Absolutely. And you know, you know, while there was no consideration given in those sorts of situations, and you know, I was lucky, I had your contact details, even just trying to find where the building was, you know, for bus, like when it’s outside of Dublin, like often, I suppose even just to give an example. And we were talking about additional costs for disabled people. Often if I’m going to someplace for the first time that I’ve never been to before. Within Dublin, I will take a taxi because I expect them to be able to get me to the location. And that’s an additional cost for me. And often if I’m expected to do something for free, that isn’t even being covered. So not only am I doing something for free, but I’m actually spending money to get to contribute to a discussion. And I suppose often as well with some of the voluntary things that we all do. You know, it’s very hard then to actually if that isn’t being valued by others. How can we evaluate ourselves and how can we post it on our CV as important work, if others aren’t seeing as, as important work. And for many disabled people, you know, they’re trying to build up a CV. And it’s, they’re not being facilitated because what they’re contributing to is not being valued by others.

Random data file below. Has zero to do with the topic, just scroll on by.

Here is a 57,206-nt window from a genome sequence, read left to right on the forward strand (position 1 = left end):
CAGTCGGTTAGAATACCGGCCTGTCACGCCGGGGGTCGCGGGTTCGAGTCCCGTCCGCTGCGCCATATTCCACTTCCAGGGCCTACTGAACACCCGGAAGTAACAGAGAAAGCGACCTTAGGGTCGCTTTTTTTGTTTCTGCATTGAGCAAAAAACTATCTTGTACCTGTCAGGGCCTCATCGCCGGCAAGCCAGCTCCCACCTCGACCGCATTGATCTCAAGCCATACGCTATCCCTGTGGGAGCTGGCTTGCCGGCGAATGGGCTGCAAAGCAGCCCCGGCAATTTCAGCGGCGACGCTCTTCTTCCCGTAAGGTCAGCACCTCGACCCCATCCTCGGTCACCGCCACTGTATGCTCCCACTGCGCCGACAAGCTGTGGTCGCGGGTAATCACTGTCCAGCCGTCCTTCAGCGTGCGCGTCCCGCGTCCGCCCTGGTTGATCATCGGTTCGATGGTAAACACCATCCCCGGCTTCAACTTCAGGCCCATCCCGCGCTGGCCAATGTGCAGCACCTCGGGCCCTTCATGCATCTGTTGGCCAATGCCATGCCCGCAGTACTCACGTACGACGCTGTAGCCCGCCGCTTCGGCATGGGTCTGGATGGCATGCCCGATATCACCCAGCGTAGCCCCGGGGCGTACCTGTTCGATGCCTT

Mags  20:28

Absolutely. And you raised that you raise an important point here is voluntary work doesn’t hold the same value as paid work when an employer is looking at your CV. You’re, seriously, we could talk about so many things here, Patricia, you will be delighted to know, I know you’re coming out and you’re presenting at the UDL symposium here in Maynooth, that we will be providing talk over videos of how to get from our train station and our bus to the building that the conference is held in.